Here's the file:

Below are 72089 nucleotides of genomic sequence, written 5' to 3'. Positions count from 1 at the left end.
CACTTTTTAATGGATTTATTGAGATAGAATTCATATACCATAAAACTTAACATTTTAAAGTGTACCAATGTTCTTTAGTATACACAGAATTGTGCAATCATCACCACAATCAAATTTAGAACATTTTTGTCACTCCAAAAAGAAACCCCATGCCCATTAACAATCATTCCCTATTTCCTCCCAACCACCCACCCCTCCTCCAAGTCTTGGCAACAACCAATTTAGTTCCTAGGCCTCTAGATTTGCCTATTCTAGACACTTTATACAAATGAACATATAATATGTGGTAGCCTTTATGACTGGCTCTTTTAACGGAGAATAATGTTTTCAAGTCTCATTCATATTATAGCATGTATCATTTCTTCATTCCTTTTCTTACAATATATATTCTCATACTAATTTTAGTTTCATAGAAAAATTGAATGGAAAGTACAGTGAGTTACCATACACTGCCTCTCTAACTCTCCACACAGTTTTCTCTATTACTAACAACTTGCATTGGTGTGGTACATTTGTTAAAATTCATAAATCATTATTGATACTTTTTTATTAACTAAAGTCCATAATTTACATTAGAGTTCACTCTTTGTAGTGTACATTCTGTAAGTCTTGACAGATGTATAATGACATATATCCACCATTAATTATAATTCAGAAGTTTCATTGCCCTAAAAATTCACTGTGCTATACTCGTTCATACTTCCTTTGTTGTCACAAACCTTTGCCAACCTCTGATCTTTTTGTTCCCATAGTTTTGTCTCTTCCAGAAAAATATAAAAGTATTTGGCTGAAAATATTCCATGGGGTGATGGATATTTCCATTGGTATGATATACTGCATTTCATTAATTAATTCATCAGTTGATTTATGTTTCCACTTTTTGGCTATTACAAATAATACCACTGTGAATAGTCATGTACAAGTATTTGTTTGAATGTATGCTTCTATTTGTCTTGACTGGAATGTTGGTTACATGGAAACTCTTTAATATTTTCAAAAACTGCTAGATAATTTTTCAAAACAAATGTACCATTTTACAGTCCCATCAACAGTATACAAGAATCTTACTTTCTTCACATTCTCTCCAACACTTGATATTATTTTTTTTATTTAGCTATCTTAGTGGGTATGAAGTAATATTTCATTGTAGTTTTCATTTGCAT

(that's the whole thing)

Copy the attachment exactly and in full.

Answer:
Below are 72089 nucleotides of genomic sequence, written 5' to 3'. Positions count from 1 at the left end.
CACTTTTTAATGGATTTATTGAGATAGAATTCATATACCATAAAACTTAACATTTTAAAGTGTACCAATGTTCTTTAGTATACACAGAATTGTGCAATCATCACCACAATCAAATTTAGAACATTTTTGTCACTCCAAAAAGAAACCCCATGCCCATTAACAATCATTCCCTATTTCCTCCCAACCACCCACCCCTCCTCCAAGTCTTGGCAACAACCAATTTAGTTCCTAGGCCTCTAGATTTGCCTATTCTAGACACTTTATACAAATGAACATATAATATGTGGTAGCCTTTATGACTGGCTCTTTTAACGGAGAATAATGTTTTCAAGTCTCATTCATATTATAGCATGTATCATTTCTTCATTCCTTTTCTTACAATATATATTCTCATACTAATTTTAGTTTCATAGAAAAATTGAATGGAAAGTACAGTGAGTTACCATACACTGCCTCTCTAACTCTCCACACAGTTTTCTCTATTACTAACAACTTGCATTGGTGTGGTACATTTGTTAAAATTCATAAATCATTATTGATACTTTTTTATTAACTAAAGTCCATAATTTACATTAGAGTTCACTCTTTGTAGTGTACATTCTGTAAGTCTTGACAGATGTATAATGACATATATCCACCATTAATTATAATTCAGAAGTTTCATTGCCCTAAAAATTCACTGTGCTATACTCGTTCATACTTCCTTTGTTGTCACAAACCTTTGCCAACCTCTGATCTTTTTGTTCCCATAGTTTTGTCTCTTCCAGAAAAATATAAAAGTATTTGGCTGAAAATATTCCATGGGGTGATGGATATTTCCATTGGTATGATATACTGCATTTCATTAATTAATTCATCAGTTGATTTATGTTTCCACTTTTTGGCTATTACAAATAATACCACTGTGAATAGTCATGTACAAGTATTTGTTTGAATGTATGCTTCTATTTGTCTTGACTGGAATGTTGGTTACATGGAAACTCTTTAATATTTTCAAAAACTGCTAGATAATTTTTCAAAACAAATGTACCATTTTACAGTCCCATCAACAGTATACAAGAATCTTACTTTCTTCACATTCTCTCCAACACTTGATATTATTTTTTTTATTTAGCTATCTTAGTGGGTATGAAGTAATATTTCATTGTAGTTTTCATTTGCAT